Matthew & Maggie Sibling Portrait Pyrography art wood burning

I received a commission to do a portrait of a two siblings; Matthew & Maggie.  Even though I don’t consider portraits as one of my strong suits, I enjoy the variety and the challenge portraits provide so I agreed to do the artwork.  This blog is going to talk about the creation of Matthew & Maggie Portrait pyrography artwork that I did.

Watch the time lapse YouTube video by clicking on the icon to the left. 





Click on the image to the left to see a tutorial on how to create the braided hair.

When I received the photo of the kids I was very happy as the photo was in focus and the details were easy to see.  Sadly, I’ve received several commissions and the supplied photo was so blurry I had to request a better photo before I agreed to do the project. 


Like I said, the photo of Matthew & Maggie was in focus, so that wasn’t an issue.  Looking at the photo you can see there is a lot of clutter in it though.  Part of my job as being an artist is knowing when it’s time to simplify the subject matter.  One thing that helps me when I do this is to use a photo editor and draw a circle or oval around the subject matter.   The image contained within the circle or oval will be what I use in the artwork.


Looking at the image within the oval it was evident that the happy birthday headbands wouldn’t fit, so I was going to eliminate them.  Plus the headbands were very distracting to me because everytime I looked at the photo they were the first thing I noticed.   Since I want the main subject to be the kids and not the headbands, that further cemented my decision to remove them.  Also there is a lot of distracting stuff in the background that I was going to completely ignore.  Lastly, I decided the writing on Matthew’s shirt needed to go.   All of this is part of my simplify the image and emphasize the subject matter process.

In this photo I’ve traced the necessary guidelines from the reference photo onto the wood.   With the guidelines in place, I started burning in the trace lines with the shading pen tip. 





If you’ve been reading my blogs for any length of time, you know that I usually burn in the trace lines with the writing pen tip.  With people I prefer to use the shading pen tip as it produces a softer line.  Or maybe a better phrasing would be that the shader doesn’t embed into the wood as much as the writing pen tip does.



With the traces lines burned in I started working on the facial features.  I started with Matthew as his image was the more difficult of the two as he is facing the camera more.  Maggie’s face is almost a silhouette as only the side is visible, so that will make it much easier to burn in.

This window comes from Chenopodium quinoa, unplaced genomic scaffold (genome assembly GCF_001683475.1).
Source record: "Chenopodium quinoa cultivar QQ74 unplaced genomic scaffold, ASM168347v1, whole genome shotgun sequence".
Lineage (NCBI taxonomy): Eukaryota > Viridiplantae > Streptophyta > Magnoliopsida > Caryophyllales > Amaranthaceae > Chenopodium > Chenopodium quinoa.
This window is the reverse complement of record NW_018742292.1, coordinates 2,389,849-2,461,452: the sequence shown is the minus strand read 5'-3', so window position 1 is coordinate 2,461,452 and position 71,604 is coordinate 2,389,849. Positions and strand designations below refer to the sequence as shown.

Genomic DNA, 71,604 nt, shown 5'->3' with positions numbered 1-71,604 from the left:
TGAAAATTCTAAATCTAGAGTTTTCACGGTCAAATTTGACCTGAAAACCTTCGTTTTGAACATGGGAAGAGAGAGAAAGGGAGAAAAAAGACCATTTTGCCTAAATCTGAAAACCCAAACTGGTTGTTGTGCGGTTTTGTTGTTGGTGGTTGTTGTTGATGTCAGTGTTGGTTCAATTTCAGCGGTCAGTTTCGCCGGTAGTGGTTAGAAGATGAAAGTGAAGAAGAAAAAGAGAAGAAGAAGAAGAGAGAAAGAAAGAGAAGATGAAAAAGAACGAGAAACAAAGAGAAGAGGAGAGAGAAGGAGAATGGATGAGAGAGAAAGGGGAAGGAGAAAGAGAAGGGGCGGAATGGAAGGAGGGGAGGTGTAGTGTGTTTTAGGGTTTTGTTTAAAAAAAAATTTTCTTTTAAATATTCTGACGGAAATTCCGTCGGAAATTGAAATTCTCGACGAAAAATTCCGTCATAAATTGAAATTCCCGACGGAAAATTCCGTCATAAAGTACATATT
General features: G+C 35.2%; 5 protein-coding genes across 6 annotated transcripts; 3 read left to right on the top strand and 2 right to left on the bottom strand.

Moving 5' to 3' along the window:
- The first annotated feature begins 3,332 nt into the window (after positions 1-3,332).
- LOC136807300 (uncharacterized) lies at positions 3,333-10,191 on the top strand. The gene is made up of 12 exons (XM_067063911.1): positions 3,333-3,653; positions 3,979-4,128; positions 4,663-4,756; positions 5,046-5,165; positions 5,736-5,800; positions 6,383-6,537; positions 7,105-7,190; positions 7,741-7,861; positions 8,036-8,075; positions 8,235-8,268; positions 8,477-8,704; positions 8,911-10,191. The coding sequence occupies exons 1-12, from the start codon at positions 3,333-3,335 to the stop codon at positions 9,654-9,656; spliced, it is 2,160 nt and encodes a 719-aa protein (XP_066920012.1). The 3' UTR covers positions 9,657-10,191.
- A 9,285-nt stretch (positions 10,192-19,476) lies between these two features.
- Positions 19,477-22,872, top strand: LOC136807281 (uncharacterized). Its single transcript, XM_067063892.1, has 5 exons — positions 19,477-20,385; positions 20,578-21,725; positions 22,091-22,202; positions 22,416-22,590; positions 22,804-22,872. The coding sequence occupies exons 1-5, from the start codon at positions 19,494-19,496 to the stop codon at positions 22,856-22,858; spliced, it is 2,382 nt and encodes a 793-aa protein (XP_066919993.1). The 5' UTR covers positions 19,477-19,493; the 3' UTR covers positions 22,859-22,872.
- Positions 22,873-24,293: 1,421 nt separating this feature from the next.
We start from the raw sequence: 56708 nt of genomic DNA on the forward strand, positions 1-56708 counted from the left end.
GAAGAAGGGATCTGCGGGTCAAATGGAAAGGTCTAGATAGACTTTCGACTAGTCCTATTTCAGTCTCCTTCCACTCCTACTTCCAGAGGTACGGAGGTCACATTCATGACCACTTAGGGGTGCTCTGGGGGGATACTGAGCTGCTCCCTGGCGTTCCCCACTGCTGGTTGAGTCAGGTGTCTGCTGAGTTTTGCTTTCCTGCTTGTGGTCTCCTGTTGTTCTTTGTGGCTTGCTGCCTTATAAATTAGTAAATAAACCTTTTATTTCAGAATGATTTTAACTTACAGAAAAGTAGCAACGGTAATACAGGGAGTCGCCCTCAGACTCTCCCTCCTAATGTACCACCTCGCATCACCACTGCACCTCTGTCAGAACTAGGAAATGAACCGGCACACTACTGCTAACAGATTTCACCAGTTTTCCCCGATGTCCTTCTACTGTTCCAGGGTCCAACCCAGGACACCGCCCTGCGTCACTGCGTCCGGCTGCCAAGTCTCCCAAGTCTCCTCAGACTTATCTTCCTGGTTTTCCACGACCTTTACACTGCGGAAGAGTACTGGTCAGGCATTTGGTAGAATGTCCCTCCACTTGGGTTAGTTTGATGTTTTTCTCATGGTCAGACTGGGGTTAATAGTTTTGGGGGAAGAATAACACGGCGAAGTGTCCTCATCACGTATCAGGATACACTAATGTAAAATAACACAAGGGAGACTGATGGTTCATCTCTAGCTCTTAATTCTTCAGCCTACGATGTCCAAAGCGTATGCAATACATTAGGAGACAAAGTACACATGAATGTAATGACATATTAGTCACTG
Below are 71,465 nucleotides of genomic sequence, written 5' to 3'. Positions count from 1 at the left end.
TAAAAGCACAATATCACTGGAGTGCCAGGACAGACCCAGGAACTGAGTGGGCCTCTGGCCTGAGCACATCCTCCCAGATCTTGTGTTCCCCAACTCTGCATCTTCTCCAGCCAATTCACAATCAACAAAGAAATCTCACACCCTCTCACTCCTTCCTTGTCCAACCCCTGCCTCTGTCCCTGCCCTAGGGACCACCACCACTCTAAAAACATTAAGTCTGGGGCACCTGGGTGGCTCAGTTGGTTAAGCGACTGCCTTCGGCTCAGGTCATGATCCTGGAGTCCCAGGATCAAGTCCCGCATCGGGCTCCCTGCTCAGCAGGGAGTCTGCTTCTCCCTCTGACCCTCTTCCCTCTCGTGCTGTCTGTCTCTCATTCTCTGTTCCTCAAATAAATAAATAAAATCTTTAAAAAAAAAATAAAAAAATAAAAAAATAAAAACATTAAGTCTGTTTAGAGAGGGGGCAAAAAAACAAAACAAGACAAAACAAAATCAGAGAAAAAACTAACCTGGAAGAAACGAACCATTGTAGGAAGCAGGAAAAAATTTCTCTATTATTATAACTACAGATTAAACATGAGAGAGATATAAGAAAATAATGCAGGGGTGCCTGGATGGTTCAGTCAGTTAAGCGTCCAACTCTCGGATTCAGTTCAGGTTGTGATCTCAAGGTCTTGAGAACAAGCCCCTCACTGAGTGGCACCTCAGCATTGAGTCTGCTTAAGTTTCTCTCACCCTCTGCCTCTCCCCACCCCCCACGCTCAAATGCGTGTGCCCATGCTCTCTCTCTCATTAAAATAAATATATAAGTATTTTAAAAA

Continued work on Matthew’s face.








In this photo I’m working on Matthew’s arm to help determine how dark I need to make the skin.  Some artists work out the tonal values before starting a project, but not me.  Instead I will reburn over an area to build up the color need to keep contrast and tonal relationships.

Didn’t that sound impressive?  More importantly is what I mean by that phrase. I’ve mentioned before that all artwork needs contrast.  The combination of light and dark in artwork helps grab and keep the viewers’ attention. With this artwork my dark areas are going to be Maggie’s hair and Matthew’s clothing.  Those two areas will provide the  contrast with the pale skin the kids have.

A tonal relationship is my way of saying that the objects need to have consistent color.  For example, both kids need to have similar skin color as they are related.  Speaking of skin tone, it needs to be dark enough to stand out from the background, but light enough to be distinguished from their clothing.  Another example is hair.  Hair can have a variety of hues/colors in it, but the colors need to stay within a few shades of each other.  So with Matthew’s blonde hair I can range from light to dark tan colors, but if I burn in black strands it won’t look right.  I will have ruined the tonal relationship.  

Back to the artwork.  With Matthew’s face partially done, I switch to Maggie’s face.  I tend to work back and forth building up the color, adding the details, and the whole time keeping the tonal relationship of the skin between the two kids similar.





In this photo I’ve rotated the wood to keep the pen tip in optimal position while working on Maggie’s face.  I mention the need for this in most of my tutorials as this is how I keep my lines clean, so it’s important to do.




I’m continuing to work on Maggie’s face and you can see that I’ve also started determining the tonal values of her hair.







With some of Maggie’s features rendered, I’m back to working on Matthew.






Continued work on Matthew.









Even though Matthew has pale skin, I burned over all of it so it was at least light tan color or darker.  I do want to mention when working on subjects that are pale, it is best to keep the heat setting on your burner low because it is so much easier to build up color than try to remove it.